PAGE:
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Rajlaxmi Basu

Rajlaxmi Basu

Institute of Hematology and Transfusion Medicine, India

Title: Genotoxic effects of exposure to sewage water in conservancy workers as assessed by comet test

Biography

Rajlaxmi Basu aged 27, is a 2nd year PhD student enrolled in the Department of Environmental Science, University of Calcutta, Kolkata, India and is carrying out her research work occupational health hazards in different working populations with special reference to toxicology and human genetics at Institute of Hematology and Transfusion Medicine, Medical College, Kolkata, India. She has two publications in international journals of repute and three manuscripts prepared from her research work are under review in international journals.

Abstract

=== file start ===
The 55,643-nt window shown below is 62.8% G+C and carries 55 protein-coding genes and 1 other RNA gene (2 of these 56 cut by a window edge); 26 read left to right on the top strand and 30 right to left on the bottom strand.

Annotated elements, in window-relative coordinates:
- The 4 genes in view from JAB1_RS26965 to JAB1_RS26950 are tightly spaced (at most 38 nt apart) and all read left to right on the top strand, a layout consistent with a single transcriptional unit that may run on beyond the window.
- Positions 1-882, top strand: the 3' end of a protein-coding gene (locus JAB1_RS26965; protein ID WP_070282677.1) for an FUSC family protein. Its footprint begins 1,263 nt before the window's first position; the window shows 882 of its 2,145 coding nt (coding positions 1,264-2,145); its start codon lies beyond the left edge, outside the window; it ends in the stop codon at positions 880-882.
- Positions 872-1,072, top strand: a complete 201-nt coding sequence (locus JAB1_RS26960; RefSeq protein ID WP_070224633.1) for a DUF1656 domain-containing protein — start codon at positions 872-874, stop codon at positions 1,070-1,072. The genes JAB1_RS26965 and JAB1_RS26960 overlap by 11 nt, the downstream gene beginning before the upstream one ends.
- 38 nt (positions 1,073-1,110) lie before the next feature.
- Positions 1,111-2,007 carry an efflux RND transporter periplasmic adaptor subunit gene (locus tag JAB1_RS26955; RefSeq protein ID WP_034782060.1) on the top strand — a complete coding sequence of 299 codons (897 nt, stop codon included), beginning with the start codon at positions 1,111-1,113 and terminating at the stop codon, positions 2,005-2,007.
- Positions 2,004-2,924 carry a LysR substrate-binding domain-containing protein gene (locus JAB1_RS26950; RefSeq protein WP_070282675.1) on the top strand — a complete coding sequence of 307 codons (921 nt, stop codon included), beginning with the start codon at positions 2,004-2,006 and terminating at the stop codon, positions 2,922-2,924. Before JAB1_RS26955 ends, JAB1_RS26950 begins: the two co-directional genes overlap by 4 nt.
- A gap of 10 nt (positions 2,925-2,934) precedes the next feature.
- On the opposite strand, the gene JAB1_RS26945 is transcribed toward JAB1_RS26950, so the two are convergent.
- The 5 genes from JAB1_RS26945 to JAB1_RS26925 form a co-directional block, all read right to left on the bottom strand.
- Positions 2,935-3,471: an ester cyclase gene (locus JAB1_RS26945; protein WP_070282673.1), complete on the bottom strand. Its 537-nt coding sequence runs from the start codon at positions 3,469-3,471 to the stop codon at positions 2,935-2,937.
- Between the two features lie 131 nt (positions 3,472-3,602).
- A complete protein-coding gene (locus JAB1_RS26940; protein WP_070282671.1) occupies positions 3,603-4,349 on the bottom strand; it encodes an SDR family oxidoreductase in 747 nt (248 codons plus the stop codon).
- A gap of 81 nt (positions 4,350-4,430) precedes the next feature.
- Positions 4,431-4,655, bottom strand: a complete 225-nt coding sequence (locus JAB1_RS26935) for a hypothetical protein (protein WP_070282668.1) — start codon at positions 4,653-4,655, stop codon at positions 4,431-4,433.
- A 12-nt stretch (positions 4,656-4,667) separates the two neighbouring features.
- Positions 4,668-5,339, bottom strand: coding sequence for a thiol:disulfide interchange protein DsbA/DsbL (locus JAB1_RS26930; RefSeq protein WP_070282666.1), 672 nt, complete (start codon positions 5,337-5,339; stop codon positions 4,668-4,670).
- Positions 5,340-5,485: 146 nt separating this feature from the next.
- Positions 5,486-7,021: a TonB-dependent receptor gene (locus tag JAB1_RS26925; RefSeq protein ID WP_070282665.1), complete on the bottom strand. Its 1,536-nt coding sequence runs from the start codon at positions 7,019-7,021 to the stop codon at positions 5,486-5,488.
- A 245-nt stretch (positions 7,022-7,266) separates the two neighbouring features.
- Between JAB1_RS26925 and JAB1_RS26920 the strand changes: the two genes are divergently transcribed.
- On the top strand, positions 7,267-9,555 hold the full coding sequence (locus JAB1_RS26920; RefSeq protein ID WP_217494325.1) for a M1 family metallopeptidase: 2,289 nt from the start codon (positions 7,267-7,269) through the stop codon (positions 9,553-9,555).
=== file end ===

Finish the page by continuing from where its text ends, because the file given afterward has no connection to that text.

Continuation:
Awareness of sewage workers to occupational exposure is growing very slowly in many developing countries due to which they often tend to work without proper protective clothing, resulting in a number of health problems. Lead (Pb) and cadmium (Cd) are present in sewage water and workers are exposed to these metals by unprotected handling during work. These heavy metals exposure are responsible for DNA damage and lowering of blood total iron (Fe) concentration. The total suspended solids (TSS), total dissolved solids (TDS), Pb and Cd were estimated in sewage water. The whole blood Zn and Fe concentration (estimated by energy dispersive X-ray fluorescence), Pd and Cd (estimated by GF AAS) were also estimated. Genotoxicity especially DNA damage was studied by comet assay. It was observed that there are significant differences (p<0.05) of lead and cadmium concentration in blood for exposed population i.e., sewage workers (according to through interview and observation they are non- addicted) when compared with control population (non-sewage workers). The DNA damage was also observed to be significantly (p<0.001) higher in exposed groups but their blood iron concentration was significantly lower, which may be the reason for their tendency for retention of blood cadmium and make them more susceptible. Besides, they show a highly significant depletion (p<0.001) in Selenium (Se) concentration (estimated by energy dispersive X-ray fluorescence) in their whole blood and this may be one of the causes for their lowered antioxidant level and responsible for premature ageing and other health complication. The higher level of DNA damage (estimated by Single Cell Gel electrophoresis) is also dependent on exposure time and blood heavy metal concentration. The present study also indicates aged workers are rich in blood zinc concentration, which is a suitable indicator as this essential trace element zinc acts as an antidote for the toxic element cadmium. The present study helps to assess the health hazards of sewage workers and more susceptible groups in young compared to aged groups and as per questionnaire and estimation, the young groups have lower blood zinc level as well as different food habits, etc. that may cause DNA damage.